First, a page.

You'll build your walls and I will play my bloody part
To tear, tear them down,
Well I'm gonna tear, tear them down

'Cause I know my weakness, know my voice,
And I'll believe in grace and choice
And I know perhaps my heart is farce,
But I'll be born without a mask



posted on Oct, 7 2013 @ 06:07 PM
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reply to post by LittleByLittle
 

I should point out that "calling", in the context of this epistle, is being called "into the fellowship of his Son, Jesus Christ our Lord"- ch1 v9
My discussion is about that kind of calling.



posted on Oct, 7 2013 @ 06:19 PM
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Good post D ..While reading this post it echoed what Paul said Galatians 1
New International Version (NIV)
1 Paul, an apostle—sent not from men nor by a man, but by Jesus Christ and God the Father, who raised him from the dead— 2 and all the brothers and sisters[a] with me,

To the churches in Galatia:

3 Grace and peace to you from God our Father and the Lord Jesus Christ, 4 who gave himself for our sins to rescue us from the present evil age, according to the will of our God and Father, 5 to whom be glory for ever and ever. Amen



posted on Oct, 7 2013 @ 06:22 PM
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reply to post by the2ofusr1
 

Yes, indeed. Paul always conscious of being a servant under authority and under God's direction.
Thank you for that comment.



posted on Oct, 7 2013 @ 07:54 PM
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LittleByLittle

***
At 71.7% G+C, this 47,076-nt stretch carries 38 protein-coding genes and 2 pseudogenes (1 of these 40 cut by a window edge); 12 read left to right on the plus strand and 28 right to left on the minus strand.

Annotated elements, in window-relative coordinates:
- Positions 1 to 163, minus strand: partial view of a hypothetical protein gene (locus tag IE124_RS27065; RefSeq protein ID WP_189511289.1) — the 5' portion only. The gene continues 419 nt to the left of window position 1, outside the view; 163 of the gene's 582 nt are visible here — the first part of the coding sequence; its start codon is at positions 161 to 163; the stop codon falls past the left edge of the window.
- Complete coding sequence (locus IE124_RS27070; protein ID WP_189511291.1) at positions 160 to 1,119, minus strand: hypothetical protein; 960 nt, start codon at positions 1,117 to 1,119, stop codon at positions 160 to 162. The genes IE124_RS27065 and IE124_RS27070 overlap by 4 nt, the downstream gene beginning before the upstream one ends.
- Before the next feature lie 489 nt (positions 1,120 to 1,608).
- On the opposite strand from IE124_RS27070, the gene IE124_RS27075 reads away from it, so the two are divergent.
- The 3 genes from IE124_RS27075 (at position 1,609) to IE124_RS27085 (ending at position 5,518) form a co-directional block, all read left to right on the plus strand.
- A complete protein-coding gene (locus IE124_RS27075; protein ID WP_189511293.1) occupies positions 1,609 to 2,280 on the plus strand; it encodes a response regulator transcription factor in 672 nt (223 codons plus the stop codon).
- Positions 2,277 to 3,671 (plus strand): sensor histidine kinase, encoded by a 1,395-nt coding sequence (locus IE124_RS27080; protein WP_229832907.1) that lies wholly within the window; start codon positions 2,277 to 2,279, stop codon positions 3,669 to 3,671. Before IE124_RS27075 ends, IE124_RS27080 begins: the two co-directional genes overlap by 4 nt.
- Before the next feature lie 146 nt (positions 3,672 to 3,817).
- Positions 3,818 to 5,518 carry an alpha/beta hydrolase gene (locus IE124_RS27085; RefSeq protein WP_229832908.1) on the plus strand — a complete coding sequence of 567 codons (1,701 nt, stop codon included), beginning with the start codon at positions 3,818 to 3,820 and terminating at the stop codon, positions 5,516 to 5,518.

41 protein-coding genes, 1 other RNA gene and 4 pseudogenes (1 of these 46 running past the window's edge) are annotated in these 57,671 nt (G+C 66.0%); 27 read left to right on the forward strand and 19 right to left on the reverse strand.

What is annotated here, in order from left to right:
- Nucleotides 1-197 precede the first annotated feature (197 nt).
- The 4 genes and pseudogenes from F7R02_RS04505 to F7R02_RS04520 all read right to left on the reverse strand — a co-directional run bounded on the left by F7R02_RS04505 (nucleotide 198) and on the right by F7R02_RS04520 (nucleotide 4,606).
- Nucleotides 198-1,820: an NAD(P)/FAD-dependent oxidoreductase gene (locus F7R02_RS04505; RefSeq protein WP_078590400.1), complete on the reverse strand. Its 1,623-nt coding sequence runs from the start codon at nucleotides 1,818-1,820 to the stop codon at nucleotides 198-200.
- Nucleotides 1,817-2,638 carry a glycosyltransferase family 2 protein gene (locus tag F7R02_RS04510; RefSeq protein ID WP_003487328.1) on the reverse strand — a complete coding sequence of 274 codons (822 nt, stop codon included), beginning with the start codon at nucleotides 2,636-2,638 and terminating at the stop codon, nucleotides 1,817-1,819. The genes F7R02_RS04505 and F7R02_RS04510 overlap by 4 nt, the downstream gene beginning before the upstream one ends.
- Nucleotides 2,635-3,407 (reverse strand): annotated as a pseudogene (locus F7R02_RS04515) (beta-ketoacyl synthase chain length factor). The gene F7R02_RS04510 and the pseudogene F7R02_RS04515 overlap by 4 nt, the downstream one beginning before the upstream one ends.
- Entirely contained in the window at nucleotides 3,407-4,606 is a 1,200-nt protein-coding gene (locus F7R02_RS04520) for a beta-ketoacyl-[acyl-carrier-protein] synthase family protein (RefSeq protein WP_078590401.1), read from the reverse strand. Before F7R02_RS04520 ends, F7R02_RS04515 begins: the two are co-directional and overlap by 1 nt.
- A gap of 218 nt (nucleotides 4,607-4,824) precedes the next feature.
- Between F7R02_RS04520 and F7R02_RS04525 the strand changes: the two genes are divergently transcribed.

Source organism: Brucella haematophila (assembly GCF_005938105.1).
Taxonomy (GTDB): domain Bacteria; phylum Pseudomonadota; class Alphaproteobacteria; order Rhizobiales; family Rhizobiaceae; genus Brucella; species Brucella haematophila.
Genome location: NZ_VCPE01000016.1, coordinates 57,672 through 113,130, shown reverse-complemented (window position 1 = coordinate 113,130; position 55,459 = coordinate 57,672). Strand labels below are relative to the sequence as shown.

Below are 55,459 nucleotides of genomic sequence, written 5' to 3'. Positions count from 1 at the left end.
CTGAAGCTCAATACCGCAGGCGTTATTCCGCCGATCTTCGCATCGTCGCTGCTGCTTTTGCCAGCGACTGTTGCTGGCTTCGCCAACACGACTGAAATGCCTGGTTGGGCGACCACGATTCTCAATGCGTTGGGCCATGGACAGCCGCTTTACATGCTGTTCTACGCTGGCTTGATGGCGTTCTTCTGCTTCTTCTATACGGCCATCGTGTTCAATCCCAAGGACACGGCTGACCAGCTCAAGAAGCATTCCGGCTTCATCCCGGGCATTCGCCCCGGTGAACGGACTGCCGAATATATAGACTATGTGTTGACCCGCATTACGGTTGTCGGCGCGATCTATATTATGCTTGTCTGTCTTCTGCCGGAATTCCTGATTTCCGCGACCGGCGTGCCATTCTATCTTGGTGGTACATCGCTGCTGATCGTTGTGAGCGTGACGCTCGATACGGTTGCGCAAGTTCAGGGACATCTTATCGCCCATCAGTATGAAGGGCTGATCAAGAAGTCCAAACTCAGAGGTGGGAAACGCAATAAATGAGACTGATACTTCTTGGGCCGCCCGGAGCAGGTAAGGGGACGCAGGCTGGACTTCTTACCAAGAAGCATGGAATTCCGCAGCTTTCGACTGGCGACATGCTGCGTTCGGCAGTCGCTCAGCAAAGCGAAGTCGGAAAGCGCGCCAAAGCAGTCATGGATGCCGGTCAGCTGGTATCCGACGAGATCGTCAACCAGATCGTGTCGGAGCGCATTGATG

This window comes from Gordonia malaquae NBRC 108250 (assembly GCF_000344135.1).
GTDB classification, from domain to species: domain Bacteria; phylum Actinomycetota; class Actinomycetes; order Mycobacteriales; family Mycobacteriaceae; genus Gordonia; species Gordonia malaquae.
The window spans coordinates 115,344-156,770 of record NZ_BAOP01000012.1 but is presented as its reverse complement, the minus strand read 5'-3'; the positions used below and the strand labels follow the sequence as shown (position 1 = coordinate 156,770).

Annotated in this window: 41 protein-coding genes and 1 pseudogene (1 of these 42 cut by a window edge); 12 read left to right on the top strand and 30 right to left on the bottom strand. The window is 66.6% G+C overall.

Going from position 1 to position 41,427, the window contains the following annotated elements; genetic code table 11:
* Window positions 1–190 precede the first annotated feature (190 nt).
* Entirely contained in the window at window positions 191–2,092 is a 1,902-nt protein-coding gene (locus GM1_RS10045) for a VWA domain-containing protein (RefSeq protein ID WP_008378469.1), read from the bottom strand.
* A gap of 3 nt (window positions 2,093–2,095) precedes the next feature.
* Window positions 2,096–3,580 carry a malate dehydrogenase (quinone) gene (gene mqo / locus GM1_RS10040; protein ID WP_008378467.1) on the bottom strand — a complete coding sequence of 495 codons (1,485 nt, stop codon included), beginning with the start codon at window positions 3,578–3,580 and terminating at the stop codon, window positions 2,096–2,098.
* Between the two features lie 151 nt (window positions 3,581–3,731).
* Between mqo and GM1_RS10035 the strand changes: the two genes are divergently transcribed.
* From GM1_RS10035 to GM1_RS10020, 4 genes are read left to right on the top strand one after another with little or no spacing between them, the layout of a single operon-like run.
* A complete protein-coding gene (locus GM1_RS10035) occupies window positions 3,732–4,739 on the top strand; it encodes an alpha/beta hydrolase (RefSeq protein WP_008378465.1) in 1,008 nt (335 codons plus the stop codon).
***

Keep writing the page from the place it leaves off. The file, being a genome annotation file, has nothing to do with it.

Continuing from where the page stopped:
Our calling comes only from God.


That I kinda liked.

I belong to Apollos.
I belong to Cephas.
I belong to the Paulite view of what Jesus taught.
are from my point of view the same garments as I am a Christian, Buddhist or Muslim.

Those who are called by god needs no garment and are reborn without a mask.

I think a little MUMFORD & SONS would be appropriate.

"Babel"

'Cause I know that time has numbered my days
And I'll go along with everything you say
But I'll ride home laughing, look at me now
The walls of my town, they come crumbling down

And my ears hear the call of my unborn sons
And I know their choices color all I've done
But I'll explain it all to the watchman's son,
I ain't ever lived a year better spent in love

'Cause I'll know my weakness, know my voice
And I'll believe in grace and choice
And I know perhaps my heart is farce,
But I'll be born without a mask

Like the city that nurtured my greed and my pride,
I stretched my arms into the sky
I cry Babel! Babel! Look at me now
Then the walls of my town, they come crumbling down